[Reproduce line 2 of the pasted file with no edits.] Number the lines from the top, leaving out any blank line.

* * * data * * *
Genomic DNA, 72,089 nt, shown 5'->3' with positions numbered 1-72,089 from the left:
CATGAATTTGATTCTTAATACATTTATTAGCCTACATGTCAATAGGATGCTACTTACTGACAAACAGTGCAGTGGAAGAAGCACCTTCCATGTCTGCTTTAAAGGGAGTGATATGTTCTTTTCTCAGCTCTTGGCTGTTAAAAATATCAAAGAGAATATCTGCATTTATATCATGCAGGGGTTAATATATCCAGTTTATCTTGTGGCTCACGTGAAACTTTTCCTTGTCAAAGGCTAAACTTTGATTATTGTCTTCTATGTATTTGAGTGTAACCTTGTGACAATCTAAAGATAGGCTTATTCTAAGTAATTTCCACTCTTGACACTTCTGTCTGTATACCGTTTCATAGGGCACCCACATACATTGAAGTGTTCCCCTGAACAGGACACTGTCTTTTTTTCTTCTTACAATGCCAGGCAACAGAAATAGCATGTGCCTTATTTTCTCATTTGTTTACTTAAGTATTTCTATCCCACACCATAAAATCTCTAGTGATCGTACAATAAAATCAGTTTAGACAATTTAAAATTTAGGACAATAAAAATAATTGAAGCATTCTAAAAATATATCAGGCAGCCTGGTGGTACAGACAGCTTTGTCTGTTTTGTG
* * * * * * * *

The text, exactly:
CATGAATTTGATTCTTAATACATTTATTAGCCTACATGTCAATAGGATGCTACTTACTGACAAACAGTGCAGTGGAAGAAGCACCTTCCATGTCTGCTTTAAAGGGAGTGATATGTTCTTTTCTCAGCTCTTGGCTGTTAAAAATATCAAAGAGAATATCTGCATTTATATCATGCAGGGGTTAATATATCCAGTTTATCTTGTGGCTCACGTGAAACTTTTCCTTGTCAAAGGCTAAACTTTGATTATTGTCTTCTATGTATTTGAGTGTAACCTTGTGACAATCTAAAGATAGGCTTATTCTAAGTAATTTCCACTCTTGACACTTCTGTCTGTATACCGTTTCATAGGGCACCCACATACATTGAAGTGTTCCCCTGAACAGGACACTGTCTTTTTTTCTTCTTACAATGCCAGGCAACAGAAATAGCATGTGCCTTATTTTCTCATTTGTTTACTTAAGTATTTCTATCCCACACCATAAAATCTCTAGTGATCGTACAATAAAATCAGTTTAGACAATTTAAAATTTAGGACAATAAAAATAATTGAAGCATTCTAAAAATATATCAGGCAGCCTGGTGGTACAGACAGCTTTGTCTGTTTTGTG